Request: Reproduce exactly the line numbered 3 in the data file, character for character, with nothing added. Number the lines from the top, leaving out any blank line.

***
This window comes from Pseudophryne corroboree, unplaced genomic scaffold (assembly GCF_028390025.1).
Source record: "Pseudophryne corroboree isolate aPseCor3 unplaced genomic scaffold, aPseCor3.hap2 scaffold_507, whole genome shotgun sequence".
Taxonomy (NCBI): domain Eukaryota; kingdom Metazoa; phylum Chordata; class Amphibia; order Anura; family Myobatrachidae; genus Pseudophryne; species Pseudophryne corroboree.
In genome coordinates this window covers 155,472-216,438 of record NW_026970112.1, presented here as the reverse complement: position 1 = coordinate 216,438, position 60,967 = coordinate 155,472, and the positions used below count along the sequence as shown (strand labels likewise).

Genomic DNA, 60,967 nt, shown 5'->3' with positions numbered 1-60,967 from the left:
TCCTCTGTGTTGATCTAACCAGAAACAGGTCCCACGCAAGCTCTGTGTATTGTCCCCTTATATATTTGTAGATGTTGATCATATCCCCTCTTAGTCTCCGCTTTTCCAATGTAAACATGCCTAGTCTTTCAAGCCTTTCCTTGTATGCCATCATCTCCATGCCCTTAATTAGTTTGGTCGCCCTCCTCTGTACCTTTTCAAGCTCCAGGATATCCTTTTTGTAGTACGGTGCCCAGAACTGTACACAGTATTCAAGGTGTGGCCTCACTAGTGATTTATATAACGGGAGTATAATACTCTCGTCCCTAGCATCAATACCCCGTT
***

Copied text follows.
Taxonomy (NCBI): domain Eukaryota; kingdom Metazoa; phylum Chordata; class Amphibia; order Anura; family Myobatrachidae; genus Pseudophryne; species Pseudophryne corroboree.